This is the third in a series of weekly blog posts in which I show how a journal article or book has inspired me to improve my teaching practice. Each post ends with a practical resource or activity. Today I show how the classic text What is History? by E.H. Carr (1961) and an article by Fordham (2014) inspired me to try and improve my teaching of how to deconstruct historical interpretations with Years 12 and 13.
The issue of ‘interpretations’ has been a formal part of England’s National Curriculum since it was first introduced in 1991, and it requires young people to understand how and why the past has been interpreted in different ways. It is different from a pupil constructing their own interpretation, and it requires knowledge of two time periods: the time period being studied, and the time period of the person doing the interpreting.
So time and context matter when it comes to deconstructing interpretations of past events. The historian E.H. Carr stated that ‘The historian is of his own age, and is bound to it by the conditions of human existence.’ But, as Carr himself acknowledged, context isn’t everything. Facts matter, too (although do not make a fetish of them). As Fordham has pointed out:
Much of the recent work by history teachers has focused on the use of academic scholarship in the classroom, particularly in terms of moving pupils away from simplistic analyses of interpretations which place too great an emphasis on who the author was, and not on the process by which his or her argument was constructed. Chapman, for example, found ‘that many students think too much about who historians are and not enough about the decisions that historians make.’ At A-level, teachers have for some years now explored ways in which they can move pupils away from pigeon-holing historians (traditionalist, revisionist, American, Russian, and so on) and towards examining the process by which arguments are constructed. (p.33).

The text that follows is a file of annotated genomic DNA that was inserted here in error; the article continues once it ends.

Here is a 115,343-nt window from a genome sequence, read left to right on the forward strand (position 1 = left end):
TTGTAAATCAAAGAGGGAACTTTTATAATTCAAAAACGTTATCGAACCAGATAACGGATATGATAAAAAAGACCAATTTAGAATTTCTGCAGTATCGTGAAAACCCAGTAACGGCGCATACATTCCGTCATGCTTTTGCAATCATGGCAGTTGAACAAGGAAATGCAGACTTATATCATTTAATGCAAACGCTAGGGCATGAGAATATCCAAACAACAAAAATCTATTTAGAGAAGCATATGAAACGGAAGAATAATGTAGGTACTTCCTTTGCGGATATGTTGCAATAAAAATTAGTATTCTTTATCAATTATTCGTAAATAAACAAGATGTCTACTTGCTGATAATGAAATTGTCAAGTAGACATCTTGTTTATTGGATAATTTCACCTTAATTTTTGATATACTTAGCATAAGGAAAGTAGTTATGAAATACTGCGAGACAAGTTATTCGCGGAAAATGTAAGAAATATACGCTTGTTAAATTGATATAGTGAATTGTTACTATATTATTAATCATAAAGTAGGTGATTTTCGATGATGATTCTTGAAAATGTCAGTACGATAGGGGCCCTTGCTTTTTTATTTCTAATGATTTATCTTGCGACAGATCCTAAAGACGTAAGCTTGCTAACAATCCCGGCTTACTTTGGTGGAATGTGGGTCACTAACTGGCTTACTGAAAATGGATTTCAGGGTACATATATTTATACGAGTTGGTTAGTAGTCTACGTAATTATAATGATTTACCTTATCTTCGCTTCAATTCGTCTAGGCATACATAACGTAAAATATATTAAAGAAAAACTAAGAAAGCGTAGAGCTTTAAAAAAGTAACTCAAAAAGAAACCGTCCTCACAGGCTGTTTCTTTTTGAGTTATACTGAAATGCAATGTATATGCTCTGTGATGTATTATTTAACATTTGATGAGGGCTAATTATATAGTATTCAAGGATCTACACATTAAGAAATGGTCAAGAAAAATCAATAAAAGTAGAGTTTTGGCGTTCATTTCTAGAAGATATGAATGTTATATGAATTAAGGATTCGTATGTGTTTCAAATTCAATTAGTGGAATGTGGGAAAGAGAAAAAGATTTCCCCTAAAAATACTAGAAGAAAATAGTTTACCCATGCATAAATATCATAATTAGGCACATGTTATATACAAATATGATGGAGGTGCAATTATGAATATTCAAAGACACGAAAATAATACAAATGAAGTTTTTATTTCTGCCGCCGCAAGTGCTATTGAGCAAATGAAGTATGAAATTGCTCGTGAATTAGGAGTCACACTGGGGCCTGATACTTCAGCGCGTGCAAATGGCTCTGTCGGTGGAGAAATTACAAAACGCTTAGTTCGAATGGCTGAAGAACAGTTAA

Counsell has similarly warned against giving the impression of ‘determinism’,which loses sight of the agency of the author in the construction process. It is a trap which is easy to fall into. When supporting my Year 7s in an interpretations-based enquiry on the Crusades, I reflected that I needed to avoid a reductive situation whereby:
…pupils are left with stereotypical approaches to historians, such as: all German historians writing in the 1930s were inevitably pro-Nazi. As Howells reminds those who accept a ‘simplified’ approach to interpretations, ‘the relationship between a person’s “background” and their approach to history is by no means direct and clear’ and ‘there is no one interpretation which dominates any one era. (p.15).
Teaching about historical interpretations is hard, however (for both pupils and teachers), so it is easy to see why it would be tempting to go down the ‘Time Period X = Interpretation Y’ route. It was acknowledged at the 2014 SHP Conference that ‘this curriculum component is extraordinarily hard to teach well’.
This is why I am viewing the demands of Component 1 of the AQA History A-Level positively, despite its many limitations (which I will not go into here). For Paper 1, students are asked to analyse and evaluate the views of historians. They are not required to engage in any sort of guesswork about the historian’s religious or political proclivities, nor are they asked to pigeonhole any of the historians into arbitrary boxes such as ‘Feminist’ or ‘Marxist’. They are expected to use contextual knowledge to determine which historian’s extract they consider to be most ‘convincing’.
I could, of course, write an essay about why I believe that this question is perilous (not least because each extract is just that – an extract), but it’s a sunny September morning and I’m trying to see this as a valuable opportunity to help pupils explore the process and artistry of how evidence is selected and arranged to create an historical argument.